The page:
INTRODUCTION As many of you
may know, T-Mobile was the first carrier in the USA
to release HTC's first phone (the HTC Wallaby) which
was also the first full touch screen smart phone
available in North America. It was running Windows
Mobile, then known as Pocket PC Phone Edition and,
at the time, was the most powerful Smartphone
around. That was six years ago.
Now, T-Mobile has released HTC's first phone that
does not run Windows Mobile. The G1 runs the Open
Handset Alliance and Google's
first attempt at a Smartphone operating system
called Android. The following review will
primarily look at the G1's offering from the
perspective of a heavy user of Windows Mobile. Read on for the revealing review!
(all images link to higher resolution)
WHAT'S HOT The big thing about the T-Mobile G1
is that it runs a new operating system called Android, which is open-source
and free. To the average consumer, that means practically
nothing, so the other big thing about the G1 is that
it syncs with Google's services such as Gmail,
Calendar, and Contacts. It also supports
Google Maps, and for the first time on a mobile
device, Google Maps' Street View. So if you use
Gmail and Google for everything, then you should be
very excited about this phone. In fact, it
requires you to log in with (or sign up for) a Gmail
account when you boot the phone. You aren't
even allowed to use it without a Gmail account!
So don't try to set it up in an area without a data
connection, 'cause it won't work and you can't turn on WiFi from there,
Just like Windows Mobile,
developers are allowed to create any type of program
they would like in order to enhance the smartphone
experience on Android. However, there are supposedly no restrictions.
Whether that's a good thing or a bad thing remains
to be seen. Open-source software has never
become very popular in the public view, probably
because giving it away doesn't leave you much money
for marketing. Windows Mobile has had few
restrictions for years and supports many many
different types of devices. The bad news is that
this type of model often leads to a difficulty for
developers to create applications that can be
supported on such a wide variety of hardware.
Currently, this is not a problem for Android since
there is only one device that runs it on the market
THE BOX The T-Mobile G1 comes with a Mini-USB sync cable
(same as other HTC devices), USB AC adapter, stereo
headphones, and manuals. There is no software
CD for your desktop computer because there is no
desktop syncing interface at all.
Check out our unboxing video, and try to figure out
where Wal-Mart is.
THE DEVICE Let's talk specs. The G1 uses the same Qualcomm MSM7201A CPU clocking at 528MHz than does the HTC Touch Diamond and Touch Pro. The capacitive touchscreen is 3.2" and has a resolution of 320x480, making for a pixel density of 180ppi (the Diamond has a 285ppi screen, and the iPhone has a 164ppi screen). Running on quadband GSM (850/900/1800/1900) and dualband UMTS (1700/2100), the G1 packs 256MB ROM and 192MB of RAM. Also included is Bluetooth 2.0+EDR, WiFi (b & g), aGPS and microSD for memory expansion. The camera on back is 3.2MP and includes autofocus but no flash. Powering it all is a 1150mAh battery. For even more specs, check out PDAdb.net.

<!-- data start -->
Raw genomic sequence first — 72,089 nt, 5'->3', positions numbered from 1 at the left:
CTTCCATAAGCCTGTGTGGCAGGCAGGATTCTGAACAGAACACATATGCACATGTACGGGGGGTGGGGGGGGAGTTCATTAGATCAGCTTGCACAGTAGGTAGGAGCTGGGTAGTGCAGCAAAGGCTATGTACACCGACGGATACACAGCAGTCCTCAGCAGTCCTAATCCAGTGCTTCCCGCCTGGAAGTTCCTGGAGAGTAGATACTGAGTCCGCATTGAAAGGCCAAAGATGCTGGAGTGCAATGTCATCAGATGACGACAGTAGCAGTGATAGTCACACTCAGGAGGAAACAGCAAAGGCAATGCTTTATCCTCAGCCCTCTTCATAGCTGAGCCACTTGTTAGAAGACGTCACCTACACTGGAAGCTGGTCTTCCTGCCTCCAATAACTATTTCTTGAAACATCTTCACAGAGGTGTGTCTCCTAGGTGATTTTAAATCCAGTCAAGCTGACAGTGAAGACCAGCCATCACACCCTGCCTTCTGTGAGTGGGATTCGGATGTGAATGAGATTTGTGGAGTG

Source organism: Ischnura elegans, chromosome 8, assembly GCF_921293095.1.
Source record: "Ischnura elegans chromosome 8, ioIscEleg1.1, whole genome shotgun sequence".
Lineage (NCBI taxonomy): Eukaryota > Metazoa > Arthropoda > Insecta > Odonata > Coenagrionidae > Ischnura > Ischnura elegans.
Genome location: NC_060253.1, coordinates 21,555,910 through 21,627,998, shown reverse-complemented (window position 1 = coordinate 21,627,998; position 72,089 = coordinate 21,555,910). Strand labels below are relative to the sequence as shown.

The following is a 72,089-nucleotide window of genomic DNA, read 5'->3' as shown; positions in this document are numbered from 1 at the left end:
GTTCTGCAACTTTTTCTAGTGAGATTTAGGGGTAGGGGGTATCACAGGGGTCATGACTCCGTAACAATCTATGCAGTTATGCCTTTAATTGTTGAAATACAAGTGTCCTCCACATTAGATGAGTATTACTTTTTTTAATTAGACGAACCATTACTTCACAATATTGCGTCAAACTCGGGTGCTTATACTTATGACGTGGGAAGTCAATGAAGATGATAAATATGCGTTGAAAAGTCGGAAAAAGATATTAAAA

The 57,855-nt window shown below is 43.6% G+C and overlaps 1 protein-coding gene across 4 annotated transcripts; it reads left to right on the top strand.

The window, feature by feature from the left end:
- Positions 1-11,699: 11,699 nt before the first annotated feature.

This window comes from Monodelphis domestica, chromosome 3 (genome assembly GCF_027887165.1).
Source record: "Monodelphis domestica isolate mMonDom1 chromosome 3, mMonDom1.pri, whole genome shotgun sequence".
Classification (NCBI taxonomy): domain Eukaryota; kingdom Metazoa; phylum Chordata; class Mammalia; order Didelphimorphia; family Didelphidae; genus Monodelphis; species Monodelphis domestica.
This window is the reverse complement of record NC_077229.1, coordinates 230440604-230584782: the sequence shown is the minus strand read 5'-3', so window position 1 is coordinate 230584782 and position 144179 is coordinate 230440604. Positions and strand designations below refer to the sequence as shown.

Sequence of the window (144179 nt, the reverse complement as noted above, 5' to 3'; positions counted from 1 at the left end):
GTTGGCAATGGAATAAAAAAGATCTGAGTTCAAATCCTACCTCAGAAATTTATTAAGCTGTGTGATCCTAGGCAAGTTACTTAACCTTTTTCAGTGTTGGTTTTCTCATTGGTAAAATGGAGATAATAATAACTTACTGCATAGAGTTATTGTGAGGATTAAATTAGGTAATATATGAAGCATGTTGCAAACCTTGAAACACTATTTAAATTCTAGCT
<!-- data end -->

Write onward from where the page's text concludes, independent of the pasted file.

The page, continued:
The device is a bit larger than
what we've been used to lately, but it still feels
good to hold. Unfortunately, the build quality is a
bit lacking, and you can hear creaking sounds when
squeezing the device between the battery cover and
sliding screen piece. Even squeezing its sides will make a noise.
When the screen is slid up to show
the keyboard, you still have a big hump on the right
side which may interfere with typing characters on
the right side of the keyboard. However, it does
give you a good grip and easy thumb-access to the
trackball, menu button, home and back keys.
With full brightness on, the
screen is still fairly usable outdoors during the
day. There is no automatic brightness control.
The screen slides out in a loud
arching motion to reveal the hardware keyboard. This
is the only way you can enter text on the device.
The keyboards buttons are spaced
out well, but they're too flat and difficult to feel for.
The hardware buttons are very flat
and difficult to feel with your fingers. The small
trackball in the middle works quite well and seems
to be more accurate than the Blackberries in
everything except the web browser.
On the left side, there are volume
Here's a close up of the volume
up/down buttons. It's just a simple rocker switch.
At the bottom, you'll see a
ExtUSB jack and microphone hole. I've come to love
the ExtUSB jack instead of having separate
audio/charging/sync jacks because now I only need to
plug in one wire to perform all those functions at
the same time.
The right side includes a camera
The top end is completely void of
any hardware buttons or controls.
Here you see a view of the microSD slot.
It's a bit difficult to find if you don't know where
On the back is the 3.2MP
camera, along with the reflection mirror, the
external speaker and a "with Google" logo. Is
that a complete sentence? What is with Google?
There is some nice space to the left of that logo to
place your own words as stickers. The battery cover
here on the back is made of a
rubbery "soft touch" material very similar to that
which was introduced with the HTC Prophet (i-mate
Behind the battery cover is the
1150mAh battery and SIM card slot.
Here you'll see from left to
right, the Touch Diamond, T-Mobile G1, Blackberry 8820,
and Treo 800w.
Here you can see a comparison of
the thickness. From top to bottom you see the
T-Mobile G1, HTC Touch Diamond, Palm Treo 800w, and
Here is a hardware tour video.
Click on over to the next page we'll talk all about the G1's software.